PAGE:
We are Missioners of HOPE in Cambodia

Our Maryknoll Fathers and Brothers serve side by side and in prayer with other members of the Maryknoll Family to better serve the people of Cambodia.

The Maryknoll Fathers and Brothers, Maryknoll Lay Missioners, and Maryknoll Sisters have been on mission together in Cambodia for 25 years.

Although we are all separate financial entities, we’re part of the same family who share the same mission values and work together in many countries, such as Cambodia.

The needs of the poor, the ailing and the marginalized in Cambodia have grown at an alarming rate. To continue living the Gospel with our dedicated partners (the Maryknoll Sisters and the Maryknoll Lay Missioners), we need your continued prayers and support.

When families are in crisis, Maryknoll extends two hands: one with compassion of Our God; the other with missions that alleviate the worst forms of poverty.

With your help, we can reach an even greater number of people in need.

Together, we are doing even more as missioners of hope in Cambodia:

Deaf Development Program is the only agency serving the general deaf population of Cambodia

This is the heartbreaking reality: About 51,000 Cambodians are deaf and a half-million more are hard of hearing.

The average deaf person coming to Maryknoll for help is in his or her 20’s, has no language ability, has never been to school even for a day, and has never met another deaf person.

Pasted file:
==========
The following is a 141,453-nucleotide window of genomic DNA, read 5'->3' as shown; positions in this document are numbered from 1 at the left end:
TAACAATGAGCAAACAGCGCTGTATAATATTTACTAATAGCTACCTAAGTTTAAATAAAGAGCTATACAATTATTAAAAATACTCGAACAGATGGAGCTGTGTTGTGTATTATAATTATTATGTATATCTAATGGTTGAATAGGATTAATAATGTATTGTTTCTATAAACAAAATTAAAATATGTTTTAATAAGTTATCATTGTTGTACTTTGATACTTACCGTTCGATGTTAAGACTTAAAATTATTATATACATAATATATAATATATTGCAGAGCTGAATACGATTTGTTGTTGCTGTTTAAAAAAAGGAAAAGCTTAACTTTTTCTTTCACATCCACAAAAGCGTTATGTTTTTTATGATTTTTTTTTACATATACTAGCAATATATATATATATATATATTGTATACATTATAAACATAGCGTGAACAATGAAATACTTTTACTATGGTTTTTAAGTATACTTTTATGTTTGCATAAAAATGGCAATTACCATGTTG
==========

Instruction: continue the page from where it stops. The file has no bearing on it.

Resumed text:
That’s because fewer than 4% of deaf people in Cambodia receive services of any kind – only 50-60 deaf Cambodians have finished high school.

“We begin with the intensive teaching of Cambodian Sign Language, then we offer two years of non-formal education. With these skills, deaf people can begin job training.” ~ Father Charles Dittmeier, Maryknoll Priest Associate, Head of Maryknoll’s Deaf Development Program

Our program is labor-intensive and complex. It requires interpreters and supervisors to travel extensively to find deaf people, and then to raise awareness with village chiefs, local officials, parents, and the deaf themselves.

Slowly but surely, support at the local level is improving and awareness of the deaf has increased. Father Charles is especially hopeful for a new working relationship with the Cambodian government. His goal: more hires in Cambodia’s civil service.

All donations received will go to support efforts in Cambodia and will be split equally between the three Maryknoll entities.

The Maryknoll Sisters Education Program for Orphans with HIV

In Cambodia, 48,775 children are sadly living in orphanages. Sister Mary Little, M.M. and Sister Ann Sherman, M.M. organize education for the most vulnerable of poor children in Cambodia through the Boeung Tum Pun Community and Education Project. Many of these children are orphans or HIV+.

The project gives hope to families in need that their children will have the chance for a better education and future.

Sister Mary runs a pre-school in Chak Angre, which helps prepare students to enter grade one with a knowledge of the Khmer language, alphabet and culture. The pre-school is only one part of the Boeung Tum Pun Project.

The project also helps support secondary school’s students. Sister Ann teaches English to students in grades three through six, learning English is vital to these kids because it is considered key in finding a good job later.

In addition, the project provides health and nutrition classes in government schools and neighborhoods as well as two centers where children can play safely.